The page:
Insider warns of storage industry security flaws

A former government security advisor now in the employ of Hitachi Data systems claims major storage players, including his own company, have fundamental problems with securing their systems

The security strategies of the leading storage vendors have been criticised by a former US government security consultant who now works for Hitachi Data Systems.

Storage vendors EMC, IBM and NetApp came in for particular criticism from Eric Hibbard, who works for Hitachi Data Systems as senior director of data networking technology.

"I've found a lot of storage vendors don't understand what security is," Hibbard told ZDNet UK at the Storage Networking World event in Frankfurt this week.Even Hitachi Data Systems, his present employer, had problems with security, according to Hibbard. "The storage community has not been part of this world, but we're being quickly educated — we need to fix this now."

Hibbard said most storage vendors are failing to address common security problems. During his time in both the public sector — at NASA and the US military — and in the private sector, he claims to have seen applications with known vulnerabilities left in use, due to poor understanding of security by both storage vendors and customers.

"If I know you're running Redhat Linux, I know the attack points for the operating system. If you're running old versions of Apache, for example — that has known vulnerabilities that can be exploited," said Hibbard.

Firewalls are not used or not configured properly, and unsecured channels are being used to access devices with credentials being transmitted in cleartext, rather than being encrypted, according to Hibbard.

The effects of data breaches can cause reputational damage to the company and the individuals involved, he added. "Chief information officers are getting killed over data indiscretions," said Hibbard.

A fundamental lack of communication between vendors and customers is the cause of the problem, he added. "When a storage vendor goes and talks to companies, they talk to storage people. If there's a disconnect between the storage and security guys, that won't feature in the discussion," said Hibbard.

Ulrich Pense, a senior consultant for data storage services vendor Intellistorage agreed that storage security was not well understood.

"Both vendors and customers are not aware of security issues. People don't address security because it's uncomfortable," he said.

Hibbard said that ISO security standards such as ISO 17799, designed to guarantee the quality of security practices, are not being adhered to.

"I'm stunned by how many storage vendors don't comply with all the elements of ISO standards," said Hibbard. "If you ask a storage guy if his products and practices comply with ISO 17799 he'll look at you like you're speaking a different language."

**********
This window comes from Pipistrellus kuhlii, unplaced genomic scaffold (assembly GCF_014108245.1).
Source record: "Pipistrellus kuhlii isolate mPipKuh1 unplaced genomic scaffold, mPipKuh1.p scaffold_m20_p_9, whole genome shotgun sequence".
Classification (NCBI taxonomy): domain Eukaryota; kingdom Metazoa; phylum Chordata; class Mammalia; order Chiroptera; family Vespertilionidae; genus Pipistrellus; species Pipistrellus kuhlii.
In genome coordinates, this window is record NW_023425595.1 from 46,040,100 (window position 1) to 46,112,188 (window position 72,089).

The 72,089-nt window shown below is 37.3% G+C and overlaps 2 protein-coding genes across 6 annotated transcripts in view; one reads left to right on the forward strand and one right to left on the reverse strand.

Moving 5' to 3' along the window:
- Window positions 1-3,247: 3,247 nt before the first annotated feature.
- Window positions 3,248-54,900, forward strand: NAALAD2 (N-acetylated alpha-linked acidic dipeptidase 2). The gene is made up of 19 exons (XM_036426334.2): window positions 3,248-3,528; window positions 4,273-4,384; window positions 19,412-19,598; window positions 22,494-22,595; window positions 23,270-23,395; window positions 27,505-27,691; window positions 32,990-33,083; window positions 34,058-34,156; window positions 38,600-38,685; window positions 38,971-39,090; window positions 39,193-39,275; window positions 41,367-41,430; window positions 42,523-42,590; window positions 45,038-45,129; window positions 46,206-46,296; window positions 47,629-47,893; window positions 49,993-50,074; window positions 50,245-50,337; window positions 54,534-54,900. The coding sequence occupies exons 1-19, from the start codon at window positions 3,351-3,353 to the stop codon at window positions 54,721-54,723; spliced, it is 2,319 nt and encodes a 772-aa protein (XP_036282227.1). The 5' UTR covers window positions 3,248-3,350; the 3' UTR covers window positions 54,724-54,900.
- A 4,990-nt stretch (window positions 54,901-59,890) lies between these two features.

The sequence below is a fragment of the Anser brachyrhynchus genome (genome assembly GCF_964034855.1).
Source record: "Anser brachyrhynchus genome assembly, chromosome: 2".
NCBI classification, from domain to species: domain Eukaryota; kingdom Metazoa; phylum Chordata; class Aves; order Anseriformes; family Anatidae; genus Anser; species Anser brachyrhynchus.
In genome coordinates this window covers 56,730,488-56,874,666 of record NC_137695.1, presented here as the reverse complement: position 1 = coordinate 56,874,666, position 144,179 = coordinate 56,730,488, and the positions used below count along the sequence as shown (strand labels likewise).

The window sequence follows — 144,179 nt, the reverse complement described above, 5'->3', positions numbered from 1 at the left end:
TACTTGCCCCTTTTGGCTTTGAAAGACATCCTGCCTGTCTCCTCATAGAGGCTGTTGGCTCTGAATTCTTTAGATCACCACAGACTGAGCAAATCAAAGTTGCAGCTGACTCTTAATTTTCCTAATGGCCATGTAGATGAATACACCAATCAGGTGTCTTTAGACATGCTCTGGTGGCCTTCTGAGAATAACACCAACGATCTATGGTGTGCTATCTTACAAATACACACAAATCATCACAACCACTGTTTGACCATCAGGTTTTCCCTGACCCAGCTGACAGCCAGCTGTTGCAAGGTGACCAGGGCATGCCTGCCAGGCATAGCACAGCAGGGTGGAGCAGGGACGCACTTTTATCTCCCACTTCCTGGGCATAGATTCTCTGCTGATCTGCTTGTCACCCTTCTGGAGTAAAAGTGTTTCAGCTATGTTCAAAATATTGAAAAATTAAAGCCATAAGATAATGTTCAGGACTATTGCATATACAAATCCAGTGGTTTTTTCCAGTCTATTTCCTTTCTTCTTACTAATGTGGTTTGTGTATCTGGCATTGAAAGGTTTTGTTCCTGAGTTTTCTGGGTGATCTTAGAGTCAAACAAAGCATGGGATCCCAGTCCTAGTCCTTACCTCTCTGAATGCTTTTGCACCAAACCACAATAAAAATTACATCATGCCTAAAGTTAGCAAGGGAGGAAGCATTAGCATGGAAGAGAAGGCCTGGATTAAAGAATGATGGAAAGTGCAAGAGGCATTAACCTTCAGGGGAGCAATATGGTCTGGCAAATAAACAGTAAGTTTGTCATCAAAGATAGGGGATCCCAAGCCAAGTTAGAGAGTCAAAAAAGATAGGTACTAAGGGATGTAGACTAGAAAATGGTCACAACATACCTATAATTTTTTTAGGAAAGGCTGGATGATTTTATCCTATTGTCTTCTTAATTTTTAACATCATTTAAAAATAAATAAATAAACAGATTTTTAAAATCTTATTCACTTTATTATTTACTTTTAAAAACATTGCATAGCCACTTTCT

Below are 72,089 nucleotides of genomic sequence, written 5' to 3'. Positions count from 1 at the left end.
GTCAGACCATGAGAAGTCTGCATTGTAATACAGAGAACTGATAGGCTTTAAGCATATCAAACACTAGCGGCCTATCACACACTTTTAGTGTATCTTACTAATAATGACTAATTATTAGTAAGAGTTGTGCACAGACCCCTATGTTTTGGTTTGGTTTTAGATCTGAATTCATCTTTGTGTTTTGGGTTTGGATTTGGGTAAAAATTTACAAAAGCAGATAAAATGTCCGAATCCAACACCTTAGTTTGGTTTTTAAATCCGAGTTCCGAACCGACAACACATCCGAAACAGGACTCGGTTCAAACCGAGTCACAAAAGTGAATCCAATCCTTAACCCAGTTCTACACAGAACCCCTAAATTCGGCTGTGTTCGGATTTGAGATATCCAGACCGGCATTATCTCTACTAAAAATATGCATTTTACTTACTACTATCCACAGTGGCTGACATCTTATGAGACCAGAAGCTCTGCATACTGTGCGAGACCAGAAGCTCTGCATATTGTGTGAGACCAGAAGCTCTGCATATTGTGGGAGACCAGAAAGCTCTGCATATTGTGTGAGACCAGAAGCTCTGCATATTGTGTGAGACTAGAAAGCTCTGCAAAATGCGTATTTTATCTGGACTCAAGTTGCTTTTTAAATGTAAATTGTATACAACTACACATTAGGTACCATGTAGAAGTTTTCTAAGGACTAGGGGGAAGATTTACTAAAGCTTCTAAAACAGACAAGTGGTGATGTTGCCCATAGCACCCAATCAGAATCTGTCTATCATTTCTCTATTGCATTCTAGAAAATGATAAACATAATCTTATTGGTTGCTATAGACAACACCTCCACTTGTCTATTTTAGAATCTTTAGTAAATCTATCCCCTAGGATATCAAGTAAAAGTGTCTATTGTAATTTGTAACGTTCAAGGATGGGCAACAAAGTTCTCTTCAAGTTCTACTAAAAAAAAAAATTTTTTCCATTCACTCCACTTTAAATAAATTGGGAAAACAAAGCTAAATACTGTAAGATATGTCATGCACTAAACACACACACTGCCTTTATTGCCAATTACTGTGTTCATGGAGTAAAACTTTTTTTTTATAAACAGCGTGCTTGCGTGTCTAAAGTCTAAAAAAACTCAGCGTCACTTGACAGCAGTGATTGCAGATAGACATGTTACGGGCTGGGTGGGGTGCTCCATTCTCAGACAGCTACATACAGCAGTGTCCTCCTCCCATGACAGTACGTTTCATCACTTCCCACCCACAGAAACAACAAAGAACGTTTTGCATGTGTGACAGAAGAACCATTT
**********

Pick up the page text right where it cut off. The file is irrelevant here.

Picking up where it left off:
Responding to Hibbard's accusations, the storage vendors contacted by ZDNet UK strenuously denied that they lacked an understanding of security. EMC said that although it didn't follow ISO standards, it had its own EMC Products security policy.

"The policy contains more than 80 guidelines we need to follow as each product is developed," said Rob Sadowski, senior manager of information security product marketing at EMC. "It takes direction from ISO, and the [US] National Institute of Standards and Technology."

EMC claims it also uses AES 256 encryption technology, which is also used by the US military. However, the company admitted that it still had security problems to solve. The company has no common encryption key management framework, but said that its acquisition of RSA would allow it to address that, and other issues.

"Customers will be better able to manage access to their storage data, storage array or data repositories like their email archives across a range of products," said Sadowski.

IBM said that while it did not automatically build ISO standards into its products and services, customers could request that they were included.

"Our products can be deployed and monitored in line with ISO 17799 and we have services offerings to support compliance," said Gordon Arnold, product manager at IBM Tivoli Storage. "Certainly many of our systems adhere to strict security certifications like FIPS [federal security standards], in particular for the storage domain."

IBM said it advises its customers about the various different types of attacks that can be used against storage devices, and how to prevent or mitigate the effects of those attacks.

"We have long had a variety of services offerings and products for monitoring to detect and prevent intrusions. We have a service which includes a worldwide collection of known vulnerabilites, for instance, with best practices for avoiding those vulnerabilities," said Arnold in a statement.

IBM indicated that it recognised there was room for improvement in its security services. "Our recent announcement of the acquisition of ISS, for instance, shows our commitment to enhance our security services offerings," said Arnold.

NetApp said that while its products and services did not follow ISO standards, its storage products did follow FIPS federal security standards. The company claimed it was "at the forefront of providing best practice on how to maximise the security of its appliances".

"In addition to building security into all areas of its product portfolio, NetApp has rolled out a variety of educational tools to help customers better understand their data security risks and the ways they can tune their IT infrastructure to mitigate those risks without having to rip and replace or make unrealistic investments," said Mike Walters, consultant systems engineer at NetApp.

The company added that its storage environment had a hardened micro-kernel which would leave customer's systems less prone to attacks than a general operating system.